The Milton S. Eisenhower Symposium hosted LaTosha Brown last Tuesday for the first event in its “Rebuilding Our Future” series. Brown is a co-founder of the Black Voters Matter Fund (BVM), an organization that works to galvanize Black voters and to stop voter suppression in the South.
Brown opened her speech by imploring the audience to imagine what America would look like without racism. She explained that America will never be a nation without racism if its people are not spending time envisioning what the possibilities could be.
“There is nothing that has been brought into the physical world that has not been first envisioned. Not this cell phone, not this dress I have on, not this pen — everything that has been brought into the physical world has been envisioned first,” she said.
Brown believes that America will eventually stop relying on racism, even though racial inequality is built into our national systems.
“I have the audacity to believe we will win. I know that we will win. But in order for us to win, it’s going to take [courage] to step up and say, ‘We can do something different,’” she said. “We’re talking about what would America look like without racism. That is what we need to be fighting for.”
One topic that Brown touched upon was health care. She questioned why America, the richest country, has the largest number of deaths due to COVID-19 globally.
“We all contributed to this. Because we actually built a system that says ‘how well I do is all that matters, even if it’s [to] someone else’s detriment,’” Brown said. “If you’re the wealthiest nation in the world, why don’t you have the best health-care system? Because of racism and classism,” she said.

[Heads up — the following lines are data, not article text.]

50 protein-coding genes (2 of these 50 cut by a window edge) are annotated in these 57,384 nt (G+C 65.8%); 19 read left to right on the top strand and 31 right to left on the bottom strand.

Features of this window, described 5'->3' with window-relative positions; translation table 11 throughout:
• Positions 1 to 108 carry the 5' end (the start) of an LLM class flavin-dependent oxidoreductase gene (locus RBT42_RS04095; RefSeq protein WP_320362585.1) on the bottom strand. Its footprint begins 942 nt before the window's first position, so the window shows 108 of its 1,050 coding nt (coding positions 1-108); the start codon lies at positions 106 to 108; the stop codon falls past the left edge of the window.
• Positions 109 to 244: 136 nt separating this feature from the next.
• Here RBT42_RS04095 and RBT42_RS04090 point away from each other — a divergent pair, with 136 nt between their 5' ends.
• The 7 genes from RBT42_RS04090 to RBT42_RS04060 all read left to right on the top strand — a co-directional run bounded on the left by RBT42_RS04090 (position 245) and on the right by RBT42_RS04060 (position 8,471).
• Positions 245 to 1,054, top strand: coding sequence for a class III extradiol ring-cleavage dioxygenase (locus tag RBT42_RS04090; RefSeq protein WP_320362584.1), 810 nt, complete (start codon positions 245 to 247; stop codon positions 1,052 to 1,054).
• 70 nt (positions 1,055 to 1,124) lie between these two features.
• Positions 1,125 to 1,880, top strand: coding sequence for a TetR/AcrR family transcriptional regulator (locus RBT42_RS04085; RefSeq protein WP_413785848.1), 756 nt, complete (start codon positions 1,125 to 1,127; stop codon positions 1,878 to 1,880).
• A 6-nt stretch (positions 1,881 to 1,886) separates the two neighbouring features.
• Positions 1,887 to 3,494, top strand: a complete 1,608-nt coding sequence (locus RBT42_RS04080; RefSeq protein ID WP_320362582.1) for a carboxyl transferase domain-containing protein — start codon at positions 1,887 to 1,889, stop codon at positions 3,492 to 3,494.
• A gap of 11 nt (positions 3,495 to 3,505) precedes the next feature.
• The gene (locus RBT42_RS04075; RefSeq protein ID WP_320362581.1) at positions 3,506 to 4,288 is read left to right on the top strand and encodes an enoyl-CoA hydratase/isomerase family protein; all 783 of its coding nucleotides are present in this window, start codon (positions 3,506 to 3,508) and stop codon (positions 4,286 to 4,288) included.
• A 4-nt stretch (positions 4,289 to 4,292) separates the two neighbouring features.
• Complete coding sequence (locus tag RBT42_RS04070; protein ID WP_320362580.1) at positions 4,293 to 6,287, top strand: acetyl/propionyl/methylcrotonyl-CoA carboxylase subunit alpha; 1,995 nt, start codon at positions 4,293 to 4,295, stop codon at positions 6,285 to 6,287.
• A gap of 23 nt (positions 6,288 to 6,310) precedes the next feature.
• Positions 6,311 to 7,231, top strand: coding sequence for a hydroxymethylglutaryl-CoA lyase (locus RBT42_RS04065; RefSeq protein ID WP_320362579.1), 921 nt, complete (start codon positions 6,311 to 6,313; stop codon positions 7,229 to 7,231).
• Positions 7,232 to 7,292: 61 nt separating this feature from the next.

Freshman Jade Boateng-Moore attended the event to learn about how to get involved as a Black woman and a new voter. She described her takeaway from the event in an email to The News-Letter.
“I learned that I have to think not on strict party lines but as a human and what my values are, so I can make more conscious decisions,” she wrote.
Brown also talked about BVM and some of its achievements, such as raising and donating $10 million to over 600 Black-led grassroots groups.
She described the Collard Green Caucus, an event organized during the runoff election in Georgia to honor a New Year’s Day tradition for Southern African American households.
“We brought up all the collard greens from all the Black farmers in the state of Georgia and we set up sessions in 50 different counties where we gave out collard greens, black-eyed peas and cornbread,” she said. “People loved it. Some of those folks didn’t need it, but it was affirming [their culture].”
Brown argued that civic and social programs must be tailored to their audience in order to find success.
“You can have the greatest strategy, but if it’s not in line with the culture of that community, it will not go anywhere,” she said. “We use joy, we lean into culture — but we [get] down to the serious business. Folks don’t want people just preaching to them.”
Brown emphasized the message that she and others at BVM are trying to spread to young Black voters is not that these voters “owe” something, but rather that they have power and that they should use that to reclaim their humanity.
She also wanted attendees to, at the very least, take away from her speech a concept she called the “V strategy.” This strategy consisted of five tenets: vision, voice, value, victory and vote.
“People with vision — [meaning] that you are literally using your voice, that you are rooted in this value of something greater than just your own success, that you look at victory in a much more expanded way — when you vote, the entire political landscape shifts,” she said.
Brown closed her speech by imploring her audience to think radically as they picture a new America; one that that is better, bolder and shifting.
“We have an opportunity of a lifetime... [to use] the fullness of your innovation, your intellect and your skills and your talents and your treasures to create the kind of world that all of us can live in — [in which] we’re centering the notion not [on] money or ‘what I have’ or power [but] the love of humanity,” she said. “That’s the kind of world I believe in.”